CSPs have considerable assets to bring to bear on their enabling role in the value chain.
The barriers for a CSP expanding its role in the content arena can be daunting. These barriers include:
- Inexperience in the content creation process. Unless they have the resources of Comcast, which acquired NBC for access to it content CSPs are best advised to leave content
creation to the experts and partner with them instead.
- Organizational inflexibility in adapting to new competitors, changing consumer demands, and new business models. New business units from Verizon, Telefonica, and
SingTel reflect the reality that managing the attributes of the digital world requires a complete break from the legacy telcoâ€™s organization.
- Cultural differences between telcos and the typically more agile, innovative and creative content organizations. Recent studies indicate that both telcos and their third-party partners regard
organizational limitations as the number one barrier to the success of upstream organizations working with telcos.
All is not doom and gloom, however. CSPs have considerable assets to bring to bear on their enabling role in the value chain. Several key assets are increasingly being recognized by the content
providers as being of value:
CSPs are differentiated by their proximity to the consumer. They have a long history of interacting with their customers on a regular basis across
multiple touch points including bills, payments and technical/customer support. Because of this intimacy, Nielsen Research in 2010 determined that users' trust in their CSPs was second
only to their trust in their banks.
Market-specific expertise has long been exploited by many CSPs who target unique services and applications to their consumers. Singaporeâ€™s SingTel, for example, has
developed specific Singaporean apps targeted at the demographics of its customer base, such as a shopping app that finds local deals. Local knowledge, not only in cultural terms, but of regulatory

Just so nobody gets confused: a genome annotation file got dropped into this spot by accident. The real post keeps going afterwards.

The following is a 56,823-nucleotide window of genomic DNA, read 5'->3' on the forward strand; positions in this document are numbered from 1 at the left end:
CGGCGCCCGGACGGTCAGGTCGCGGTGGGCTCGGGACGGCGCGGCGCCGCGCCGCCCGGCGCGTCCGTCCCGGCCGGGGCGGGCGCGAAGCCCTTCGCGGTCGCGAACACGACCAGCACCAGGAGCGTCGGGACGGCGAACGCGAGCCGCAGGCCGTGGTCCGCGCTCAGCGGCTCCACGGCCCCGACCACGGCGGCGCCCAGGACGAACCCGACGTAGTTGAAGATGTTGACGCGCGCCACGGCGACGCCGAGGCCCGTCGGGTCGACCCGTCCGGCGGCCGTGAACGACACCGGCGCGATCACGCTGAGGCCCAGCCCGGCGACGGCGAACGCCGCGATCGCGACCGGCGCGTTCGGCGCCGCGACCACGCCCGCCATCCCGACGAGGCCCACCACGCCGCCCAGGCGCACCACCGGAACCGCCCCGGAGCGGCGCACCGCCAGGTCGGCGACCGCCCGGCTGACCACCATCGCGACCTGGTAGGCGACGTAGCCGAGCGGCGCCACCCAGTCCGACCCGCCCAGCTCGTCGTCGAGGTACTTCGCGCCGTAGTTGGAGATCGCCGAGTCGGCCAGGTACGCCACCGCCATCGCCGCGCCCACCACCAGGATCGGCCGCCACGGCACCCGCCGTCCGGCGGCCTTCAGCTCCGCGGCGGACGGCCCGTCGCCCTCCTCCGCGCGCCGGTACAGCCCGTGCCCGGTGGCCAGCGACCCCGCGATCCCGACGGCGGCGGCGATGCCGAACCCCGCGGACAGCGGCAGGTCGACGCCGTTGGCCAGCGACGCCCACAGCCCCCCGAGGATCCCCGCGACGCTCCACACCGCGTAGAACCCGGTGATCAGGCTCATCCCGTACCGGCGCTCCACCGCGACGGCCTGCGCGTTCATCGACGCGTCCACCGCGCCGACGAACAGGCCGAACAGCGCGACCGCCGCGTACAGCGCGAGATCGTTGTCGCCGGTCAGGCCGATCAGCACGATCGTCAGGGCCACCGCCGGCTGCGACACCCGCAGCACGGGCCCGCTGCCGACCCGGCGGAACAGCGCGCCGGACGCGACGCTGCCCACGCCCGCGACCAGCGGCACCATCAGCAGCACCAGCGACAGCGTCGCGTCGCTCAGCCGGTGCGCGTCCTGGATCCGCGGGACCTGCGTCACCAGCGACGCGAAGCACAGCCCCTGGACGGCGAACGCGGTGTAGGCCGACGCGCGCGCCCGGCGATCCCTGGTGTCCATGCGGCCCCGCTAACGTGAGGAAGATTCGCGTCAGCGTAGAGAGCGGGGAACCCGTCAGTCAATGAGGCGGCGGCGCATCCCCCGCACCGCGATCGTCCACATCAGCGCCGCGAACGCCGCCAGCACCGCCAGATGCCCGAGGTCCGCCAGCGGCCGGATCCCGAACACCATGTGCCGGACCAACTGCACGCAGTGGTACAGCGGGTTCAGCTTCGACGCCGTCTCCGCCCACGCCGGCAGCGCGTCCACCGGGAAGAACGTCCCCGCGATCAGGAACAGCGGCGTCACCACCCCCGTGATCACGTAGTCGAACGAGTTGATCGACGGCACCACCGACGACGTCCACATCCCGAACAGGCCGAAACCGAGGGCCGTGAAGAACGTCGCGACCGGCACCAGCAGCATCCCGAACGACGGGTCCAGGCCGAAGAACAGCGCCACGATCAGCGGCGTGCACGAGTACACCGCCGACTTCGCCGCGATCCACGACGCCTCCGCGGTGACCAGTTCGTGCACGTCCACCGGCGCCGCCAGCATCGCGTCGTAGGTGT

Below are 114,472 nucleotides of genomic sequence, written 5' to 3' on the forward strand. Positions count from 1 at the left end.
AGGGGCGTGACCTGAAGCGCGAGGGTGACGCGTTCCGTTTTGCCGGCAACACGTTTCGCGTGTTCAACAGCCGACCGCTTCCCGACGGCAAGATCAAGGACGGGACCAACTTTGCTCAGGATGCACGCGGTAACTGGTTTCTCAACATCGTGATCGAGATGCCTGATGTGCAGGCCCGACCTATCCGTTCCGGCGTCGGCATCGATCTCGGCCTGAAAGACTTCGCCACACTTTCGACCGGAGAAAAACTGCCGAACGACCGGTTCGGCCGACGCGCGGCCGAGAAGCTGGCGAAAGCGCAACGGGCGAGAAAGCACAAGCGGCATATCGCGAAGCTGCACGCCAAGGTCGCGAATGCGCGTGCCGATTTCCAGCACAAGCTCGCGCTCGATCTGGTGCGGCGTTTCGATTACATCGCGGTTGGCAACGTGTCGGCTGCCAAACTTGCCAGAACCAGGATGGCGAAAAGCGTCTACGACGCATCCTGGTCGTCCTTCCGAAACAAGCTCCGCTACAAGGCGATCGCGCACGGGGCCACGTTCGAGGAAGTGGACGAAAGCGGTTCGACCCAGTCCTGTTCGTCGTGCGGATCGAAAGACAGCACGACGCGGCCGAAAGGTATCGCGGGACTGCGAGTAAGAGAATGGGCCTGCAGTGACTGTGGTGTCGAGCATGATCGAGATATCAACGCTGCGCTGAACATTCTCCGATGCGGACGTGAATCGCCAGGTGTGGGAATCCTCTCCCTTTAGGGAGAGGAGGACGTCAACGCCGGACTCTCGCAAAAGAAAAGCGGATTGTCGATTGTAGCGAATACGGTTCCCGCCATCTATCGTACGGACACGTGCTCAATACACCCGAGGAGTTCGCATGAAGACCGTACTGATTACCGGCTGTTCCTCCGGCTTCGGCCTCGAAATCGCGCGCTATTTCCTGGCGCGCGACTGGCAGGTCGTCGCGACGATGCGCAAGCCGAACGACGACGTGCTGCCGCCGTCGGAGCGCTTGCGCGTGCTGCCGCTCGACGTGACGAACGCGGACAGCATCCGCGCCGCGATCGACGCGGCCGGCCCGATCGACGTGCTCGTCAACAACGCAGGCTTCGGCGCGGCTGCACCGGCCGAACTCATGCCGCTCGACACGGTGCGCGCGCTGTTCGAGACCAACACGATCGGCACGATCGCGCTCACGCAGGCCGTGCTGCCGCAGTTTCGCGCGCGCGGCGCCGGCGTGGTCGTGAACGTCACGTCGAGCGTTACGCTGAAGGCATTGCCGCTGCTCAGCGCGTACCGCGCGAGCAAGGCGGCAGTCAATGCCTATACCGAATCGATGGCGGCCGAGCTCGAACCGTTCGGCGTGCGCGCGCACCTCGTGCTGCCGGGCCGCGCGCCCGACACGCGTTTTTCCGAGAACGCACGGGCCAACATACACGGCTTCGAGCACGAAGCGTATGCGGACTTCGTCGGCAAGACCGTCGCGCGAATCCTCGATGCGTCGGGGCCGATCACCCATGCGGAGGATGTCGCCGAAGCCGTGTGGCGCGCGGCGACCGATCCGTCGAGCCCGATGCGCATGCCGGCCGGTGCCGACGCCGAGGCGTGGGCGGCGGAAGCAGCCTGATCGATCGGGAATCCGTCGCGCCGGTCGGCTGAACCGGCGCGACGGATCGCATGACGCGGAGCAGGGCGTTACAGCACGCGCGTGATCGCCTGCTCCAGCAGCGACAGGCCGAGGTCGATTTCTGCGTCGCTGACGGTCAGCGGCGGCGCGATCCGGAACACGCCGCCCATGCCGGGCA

requirements, taxation and DRM, coupled with access to niche third party developers, put the CSP in the best position to deliver and optimize content for a particular market.
Customer intelligence and consumer preferences.
Processing huge volumes of current and historical customer data, CSPs are strongly positioned to share that data, (made suitably
anonymous or aggregated to protect consumersâ€™ privacy), or provide marketing services to third parties. Understanding the behaviors and market trends is especially important to content developers
seeking to expand their market reach, particularly to under-served or under-represented segments like women or older consumers.
Bundling and personalized packaging
. The CSP is uniquely positioned to bundle content from multiple sources, and package it with other telecommunications services allowing each
customer to personalize a simple package of services to suit his requirements and budget.
Quality of Service
. The CSP can enable third parties to bundle QoS as part of their offer, a feature that will become increasingly important in the growing segment consuming corporate and
industry-specific applications and content. A video conferencing provider, for example, will be able to differentiate its offering by enabling enhanced call quality, for a price. And the CSP, as
the enabler and guarantor of that quality of service, can charge both the third party and the consumer for the role that it plays.